I am not a music aficionado by any measure, but somebody recently reminded me that it was the old British rock group, The Kinks, who once popularized the following lament:
Well I met a pretty girl, as pretty as can be
I thought she was my baby till she introduced to me
A great big tall fella, about six foot tall
I shivered and I shook, couldn’t do any more
‘Cause I’m a lover not a fighter…
It’s just a silly song, of course, but I think this idea, that lovers can’t be fighters, is, in many ways, a faulty concept that’s been culturally ingrained. Our guests on today’s and tomorrow’s radio program, Drs. Les and Leslie Parrott, have strong feelings about the topic. Les is a clinical psychologist and Leslie is a marriage and family therapist. They believe that the key to a healthy marriage is good communication between spouses, and that includes dealing directly, openly and fairly with conflict.
I won’t give away the Parrott’s message, but here is a Cliff notes version of the discussion:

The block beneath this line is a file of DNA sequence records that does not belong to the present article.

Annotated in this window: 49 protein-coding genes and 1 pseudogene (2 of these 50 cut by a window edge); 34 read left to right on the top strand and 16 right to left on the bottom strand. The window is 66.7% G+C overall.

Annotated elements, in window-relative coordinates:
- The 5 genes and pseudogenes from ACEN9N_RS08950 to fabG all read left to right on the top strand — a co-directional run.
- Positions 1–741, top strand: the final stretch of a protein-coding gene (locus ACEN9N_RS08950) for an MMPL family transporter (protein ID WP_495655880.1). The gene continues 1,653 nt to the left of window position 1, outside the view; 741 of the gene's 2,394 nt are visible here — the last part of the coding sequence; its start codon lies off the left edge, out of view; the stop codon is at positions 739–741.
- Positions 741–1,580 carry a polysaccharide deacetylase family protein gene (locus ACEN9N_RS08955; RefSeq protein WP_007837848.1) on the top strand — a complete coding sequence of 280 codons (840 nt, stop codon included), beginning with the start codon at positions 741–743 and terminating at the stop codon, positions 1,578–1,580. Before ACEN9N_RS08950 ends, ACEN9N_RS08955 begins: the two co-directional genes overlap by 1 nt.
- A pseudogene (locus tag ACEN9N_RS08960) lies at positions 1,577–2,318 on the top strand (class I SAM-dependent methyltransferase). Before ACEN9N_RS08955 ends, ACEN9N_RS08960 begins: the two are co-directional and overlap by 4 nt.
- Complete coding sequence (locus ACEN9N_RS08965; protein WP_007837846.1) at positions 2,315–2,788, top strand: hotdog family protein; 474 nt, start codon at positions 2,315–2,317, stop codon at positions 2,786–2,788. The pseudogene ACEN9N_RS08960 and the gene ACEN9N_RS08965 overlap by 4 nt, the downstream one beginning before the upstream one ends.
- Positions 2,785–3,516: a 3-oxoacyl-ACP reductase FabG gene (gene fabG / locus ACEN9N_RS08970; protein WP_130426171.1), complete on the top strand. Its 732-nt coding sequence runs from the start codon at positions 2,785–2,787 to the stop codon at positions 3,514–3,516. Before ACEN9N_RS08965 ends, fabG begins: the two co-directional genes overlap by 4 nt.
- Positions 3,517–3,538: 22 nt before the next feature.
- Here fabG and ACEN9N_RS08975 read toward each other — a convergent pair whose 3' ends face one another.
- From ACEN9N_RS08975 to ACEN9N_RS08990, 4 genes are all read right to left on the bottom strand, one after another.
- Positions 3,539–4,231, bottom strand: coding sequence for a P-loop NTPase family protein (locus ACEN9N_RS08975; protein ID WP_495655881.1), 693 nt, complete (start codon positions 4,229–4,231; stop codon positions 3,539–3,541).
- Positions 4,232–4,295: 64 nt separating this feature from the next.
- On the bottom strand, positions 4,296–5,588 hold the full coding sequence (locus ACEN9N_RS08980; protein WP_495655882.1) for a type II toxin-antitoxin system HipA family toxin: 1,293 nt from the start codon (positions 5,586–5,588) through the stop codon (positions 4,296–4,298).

The success of your marriage is not based on how often you and your spouse spar, or even what you fight about, but rather, how you verbalize and express the disagreements themselves. In fact, Drs. Les and Leslie, along with Dr. John Gottman, have looked at how couples “fight” and identified four negative ways of dealing with conflict. By avoiding these patterns we can more positively engage and manage disagreements with our beloved.
Here are the four common and destructive ways in which we often deal with marital conflict:
1. Criticism: Are we blaming our spouse rather than looking inward at ourselves?
2. Defensiveness: Are we allowing our pride to get in the way of honest self-evaluation?
3. Contempt: Are we apt to assign a negative motive to our spouse’s actions rather than giving them the benefit of the doubt?
4. Stonewalling: Silence speaks its own language. Are we shutting down in order to try and make a point?
As I share on the program, as husbands and wives, how we handle conflict is the glue that either holds us together or rips us apart. As such, I think it’s a topic worthy of our attention. In fact, the advice on today’s program can be immediately implemented. Give a listen and give it a try! You’ll be glad you did.
Leave a Reply